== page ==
Stock Cabinetry: More Than Bare Bones
Courtesy of Quality Cabinets
Formerly known as "bare bones" cabinetry, stock cabinets no longer offer only the bare minimum. While prices largely remain tailored for the budget-conscious, stock manufacturers now provide luxurious options previously exclusive to custom cabinets.
"Stock manufacturers have recognized that kitchens make a fashion statement and that cabinets are no longer a commodity," says Connie Edwards, CKD, CBD, director of design for American Woodmark Corp. "The number of decorative accessories such as furniture feet, onlays and moldings keeps increasing, but there have also been big changes in stock cabinet construction as well.
"Dovetail drawers and full-access undermount glides are almost a given in the better stock offerings. Some modifications are even available, including matching interiors for open or glass door cabinets, reduced and increased cabinet depths and a plywood side option. Specialty finishes like glazes used to be considered custom or semi-custom, but they too have entered the stock arena."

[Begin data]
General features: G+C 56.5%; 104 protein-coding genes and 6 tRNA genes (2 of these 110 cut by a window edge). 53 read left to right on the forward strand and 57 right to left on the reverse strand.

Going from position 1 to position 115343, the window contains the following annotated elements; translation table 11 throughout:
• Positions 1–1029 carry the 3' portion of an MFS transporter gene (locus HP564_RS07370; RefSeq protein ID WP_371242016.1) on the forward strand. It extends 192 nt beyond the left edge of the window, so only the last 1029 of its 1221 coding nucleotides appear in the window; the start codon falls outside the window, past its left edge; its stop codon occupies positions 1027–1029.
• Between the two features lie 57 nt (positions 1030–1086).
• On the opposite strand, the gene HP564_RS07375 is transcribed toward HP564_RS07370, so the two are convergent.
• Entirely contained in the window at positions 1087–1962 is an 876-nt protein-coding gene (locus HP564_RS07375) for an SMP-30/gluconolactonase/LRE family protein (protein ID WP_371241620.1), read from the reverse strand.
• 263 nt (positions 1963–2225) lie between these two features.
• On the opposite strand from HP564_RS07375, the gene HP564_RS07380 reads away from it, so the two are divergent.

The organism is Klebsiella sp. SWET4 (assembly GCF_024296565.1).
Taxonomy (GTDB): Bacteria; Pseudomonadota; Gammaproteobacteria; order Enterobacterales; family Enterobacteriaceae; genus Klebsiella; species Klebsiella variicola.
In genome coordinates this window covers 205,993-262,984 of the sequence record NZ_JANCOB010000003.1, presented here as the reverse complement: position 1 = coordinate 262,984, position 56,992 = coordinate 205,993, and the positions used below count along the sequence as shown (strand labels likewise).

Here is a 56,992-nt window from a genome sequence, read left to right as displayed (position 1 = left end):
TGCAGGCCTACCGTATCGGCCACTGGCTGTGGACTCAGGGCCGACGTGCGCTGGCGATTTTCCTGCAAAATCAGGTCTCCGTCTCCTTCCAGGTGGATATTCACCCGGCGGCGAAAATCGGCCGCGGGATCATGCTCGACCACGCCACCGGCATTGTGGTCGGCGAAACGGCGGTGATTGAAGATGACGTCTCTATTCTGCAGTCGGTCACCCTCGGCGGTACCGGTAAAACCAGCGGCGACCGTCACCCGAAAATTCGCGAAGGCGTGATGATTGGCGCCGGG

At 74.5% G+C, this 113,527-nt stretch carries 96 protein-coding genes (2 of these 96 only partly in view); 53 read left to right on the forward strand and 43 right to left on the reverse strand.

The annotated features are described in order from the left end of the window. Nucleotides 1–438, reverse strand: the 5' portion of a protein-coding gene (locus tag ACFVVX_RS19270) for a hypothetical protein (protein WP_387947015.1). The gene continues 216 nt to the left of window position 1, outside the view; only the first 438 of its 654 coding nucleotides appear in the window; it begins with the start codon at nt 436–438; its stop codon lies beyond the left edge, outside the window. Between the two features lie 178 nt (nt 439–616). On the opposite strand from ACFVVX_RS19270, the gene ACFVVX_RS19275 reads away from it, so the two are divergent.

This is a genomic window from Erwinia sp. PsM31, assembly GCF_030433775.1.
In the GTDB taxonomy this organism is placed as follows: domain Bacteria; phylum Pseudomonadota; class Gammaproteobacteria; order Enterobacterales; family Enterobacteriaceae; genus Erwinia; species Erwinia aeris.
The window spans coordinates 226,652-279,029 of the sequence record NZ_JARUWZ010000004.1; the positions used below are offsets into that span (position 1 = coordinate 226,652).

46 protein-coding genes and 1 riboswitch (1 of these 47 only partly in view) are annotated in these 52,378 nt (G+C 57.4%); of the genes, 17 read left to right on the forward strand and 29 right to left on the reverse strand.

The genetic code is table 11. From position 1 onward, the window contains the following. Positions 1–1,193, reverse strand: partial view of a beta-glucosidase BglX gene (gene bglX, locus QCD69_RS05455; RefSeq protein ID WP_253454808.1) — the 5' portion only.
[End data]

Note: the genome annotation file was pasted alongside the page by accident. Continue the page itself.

Stock cabinets are constructed prior to purchase. The manufacturer does not build them to your unique specifications, so all sizes meet industry standards. Stock cabinetry widths begin at 9 inches and increase in 3" increments to 48", the largest standard stock size available. Some stock companies also offer half-sized cabinets (13½", 19½", etc.). Your kitchen's dimensions may not correspond exactly to the available increments. To accommodate sizes outside of the 3-inch increments, you'll need to use filler strips to close any gaps between the cabinet and walls or appliances.
Expect limited wood species, door styles, accessories and finish selections. However, to counteract the lack of available modifications, the woods, door styles and finishes that manufacturers choose tend to be the most popular. Purchasing stock doesn't mean settling for an outdated look.
Check out what you're getting beyond the cabinet. The manufacturer should offer a good warranty that can be extended or transferred to the next homeowner if you plan to sell. Also, make sure that touch-up and repair materials accompany your shipment or can be easily ordered.